It just seems right to kick of this post with our beloved Atlantic Puffin. If you are familiar with our Explore.org Burrow and loafing ledge cams then some of you may be quite familiar with both the Puffin and their stunning pure white eggs. This species Eggs are slightly larger than your typical chicken egg and will sometimes show a weak chocolate colored spotting. On Seal Island ATPU generally lay their eggs at the beginning of the May. Our Puffin’s tend to select burrows deep under the boulder berms that surround the island and most pairs will use the same burrow year to year. Puffins almost always lay one egg per clutch with two eggs being an extremely rare case. Their eggs will take around 40 days to hatch into the little fluff balls that we have all come to know and love.
Razorbills are fantastic stocky birds that belong to the same family of birds as Puffins called the Alcids. These birds look like penguins but are not related. On Seal Island Razorbills select similar nesting sites compared to Puffins but they are often slightly larger and a bit more exposed. Their egg’s are a tad larger than a Puffin’s, are usually white or greenish and usually have dark speckling covering the egg. Razorbills will usually lay one egg per clutch. On Seal Island Razorbills will start laying eggs around the middle of May peaking toward the end of May.
The Black Guillemot is another one of our charismatic “Alcids”. Perhaps you are familiar with their red feet and classic squeaking noises. Guillemots like the Razorbills and Puffins nest in the boulder berms surrounding the island but they will also select crevices and cracks that are on the “inland” portion of the island farther away from the boulder berm and water. Their eggs are between a white and stunning light blueish color with dark colored spots or speckling covering the egg. The average clutch size is two eggs unlike the Puffin and Razorbill. Guillemots on Seal Island will start the laying process in the end of May with peak laying occurring in the first week of June.
Common Tern & Arctic Tern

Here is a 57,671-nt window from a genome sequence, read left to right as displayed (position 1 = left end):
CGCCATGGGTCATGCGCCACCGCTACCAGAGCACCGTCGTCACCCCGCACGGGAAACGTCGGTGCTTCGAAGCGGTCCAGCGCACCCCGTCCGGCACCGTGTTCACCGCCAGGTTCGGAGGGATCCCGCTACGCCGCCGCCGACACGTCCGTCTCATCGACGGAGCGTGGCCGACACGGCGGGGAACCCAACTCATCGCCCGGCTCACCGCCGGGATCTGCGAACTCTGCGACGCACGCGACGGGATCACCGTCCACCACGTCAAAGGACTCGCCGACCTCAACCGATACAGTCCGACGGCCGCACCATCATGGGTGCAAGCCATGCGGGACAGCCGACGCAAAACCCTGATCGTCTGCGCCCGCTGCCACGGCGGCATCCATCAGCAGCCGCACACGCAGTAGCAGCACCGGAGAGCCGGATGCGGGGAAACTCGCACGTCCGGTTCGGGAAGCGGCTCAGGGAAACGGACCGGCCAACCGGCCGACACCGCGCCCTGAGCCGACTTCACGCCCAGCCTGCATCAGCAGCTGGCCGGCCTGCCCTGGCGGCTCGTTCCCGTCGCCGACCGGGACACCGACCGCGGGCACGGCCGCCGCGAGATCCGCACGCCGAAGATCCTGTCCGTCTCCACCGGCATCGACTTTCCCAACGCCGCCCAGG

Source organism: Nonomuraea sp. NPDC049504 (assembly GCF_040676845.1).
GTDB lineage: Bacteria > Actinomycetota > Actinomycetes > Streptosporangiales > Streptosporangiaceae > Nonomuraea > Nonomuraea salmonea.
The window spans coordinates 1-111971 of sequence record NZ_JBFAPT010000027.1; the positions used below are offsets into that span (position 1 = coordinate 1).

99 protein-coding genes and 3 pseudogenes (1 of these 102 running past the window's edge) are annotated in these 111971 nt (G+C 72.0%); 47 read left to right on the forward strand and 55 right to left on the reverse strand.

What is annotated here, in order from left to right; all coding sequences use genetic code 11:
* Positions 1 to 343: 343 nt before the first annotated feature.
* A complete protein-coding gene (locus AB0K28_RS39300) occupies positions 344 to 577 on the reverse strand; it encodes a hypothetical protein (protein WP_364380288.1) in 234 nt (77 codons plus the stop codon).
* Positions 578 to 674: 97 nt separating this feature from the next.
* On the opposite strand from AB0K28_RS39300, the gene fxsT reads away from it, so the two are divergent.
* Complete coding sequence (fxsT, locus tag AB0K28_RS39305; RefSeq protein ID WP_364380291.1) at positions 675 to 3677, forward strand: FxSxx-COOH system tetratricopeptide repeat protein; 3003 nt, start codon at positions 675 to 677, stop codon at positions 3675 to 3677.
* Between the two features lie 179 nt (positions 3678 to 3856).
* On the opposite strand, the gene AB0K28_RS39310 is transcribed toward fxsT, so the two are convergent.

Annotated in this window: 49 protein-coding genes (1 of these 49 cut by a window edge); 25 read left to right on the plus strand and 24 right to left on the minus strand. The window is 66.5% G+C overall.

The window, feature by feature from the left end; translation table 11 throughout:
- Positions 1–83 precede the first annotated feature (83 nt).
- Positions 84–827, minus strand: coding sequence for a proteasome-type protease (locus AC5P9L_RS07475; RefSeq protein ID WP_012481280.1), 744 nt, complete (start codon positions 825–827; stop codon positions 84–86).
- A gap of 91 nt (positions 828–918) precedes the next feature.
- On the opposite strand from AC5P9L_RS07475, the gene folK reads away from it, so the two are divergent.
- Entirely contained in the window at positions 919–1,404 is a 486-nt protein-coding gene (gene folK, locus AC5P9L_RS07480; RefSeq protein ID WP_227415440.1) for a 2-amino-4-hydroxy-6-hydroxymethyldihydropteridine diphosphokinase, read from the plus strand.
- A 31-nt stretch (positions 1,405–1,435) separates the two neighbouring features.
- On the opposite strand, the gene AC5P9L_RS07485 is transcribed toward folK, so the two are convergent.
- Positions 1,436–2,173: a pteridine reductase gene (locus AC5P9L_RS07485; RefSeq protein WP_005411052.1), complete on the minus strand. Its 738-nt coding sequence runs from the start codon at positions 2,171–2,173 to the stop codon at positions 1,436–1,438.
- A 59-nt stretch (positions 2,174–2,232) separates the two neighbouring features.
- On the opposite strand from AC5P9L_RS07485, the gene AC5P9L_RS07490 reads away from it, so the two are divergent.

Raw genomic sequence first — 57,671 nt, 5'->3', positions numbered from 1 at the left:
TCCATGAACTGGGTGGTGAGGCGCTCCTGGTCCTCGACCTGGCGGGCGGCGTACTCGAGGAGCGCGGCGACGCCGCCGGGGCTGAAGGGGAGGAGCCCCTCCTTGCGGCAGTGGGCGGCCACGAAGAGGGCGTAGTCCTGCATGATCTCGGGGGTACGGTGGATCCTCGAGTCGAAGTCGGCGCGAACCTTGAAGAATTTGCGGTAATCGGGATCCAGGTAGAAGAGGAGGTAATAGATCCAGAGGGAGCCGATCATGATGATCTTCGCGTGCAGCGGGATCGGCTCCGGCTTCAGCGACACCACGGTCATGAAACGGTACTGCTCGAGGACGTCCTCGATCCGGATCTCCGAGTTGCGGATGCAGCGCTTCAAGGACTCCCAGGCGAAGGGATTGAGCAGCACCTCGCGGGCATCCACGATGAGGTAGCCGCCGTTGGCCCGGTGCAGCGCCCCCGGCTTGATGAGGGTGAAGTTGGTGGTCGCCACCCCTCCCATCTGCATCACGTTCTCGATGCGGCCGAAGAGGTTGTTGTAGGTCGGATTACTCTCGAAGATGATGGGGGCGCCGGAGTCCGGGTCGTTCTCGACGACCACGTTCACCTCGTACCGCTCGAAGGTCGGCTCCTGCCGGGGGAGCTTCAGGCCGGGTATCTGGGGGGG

Seal Island is the summer home of two different tern species, the Common and Arctic Tern. Our terns usually arrive back to the colony in the middle of May and the egg laying process gets started in the last week of May. Their eggs are very difficult to differentiate but, they are about two-thirds the size of a chicken egg and can be buff, brown, green, blue, or gray colored. Most eggs will have heavy spacklings and/or splotching of dark brown or black. Peak tern laying is around the beginning of June and peak hatching around the third week of June. Common Tern clutch size averages between 2 and 3 eggs and Arctic Terns tend to lay only 1 or 2 eggs with the rare 3 egg nest popping up. They prefer open rocky or grassy areas where they will construct small nest cups with dried grass or small woody debris.
The Common Eider is a common nesting species on Seal Island but you likely don’t often see them on our cameras. They prefer to nest in the high grass and raspberry bushes that are in the center of the island. Unlike our other species females will incubate the eggs and care for the chick herself. Common Eider eggs are nearly twice the size of your average chicken egg and have an even oval shape. They are pure white and protected by a coat of feathers called down that line the nest to keep the eggs warm. Typical clutch size is between 3 and 5 eggs with the occasional 6 or 7 egg nest. Talk about a handful! Eiders usually start nesting in the beginning of May on Seal Island and we actually have already seen or first chicks of the season!
Until “Nest” time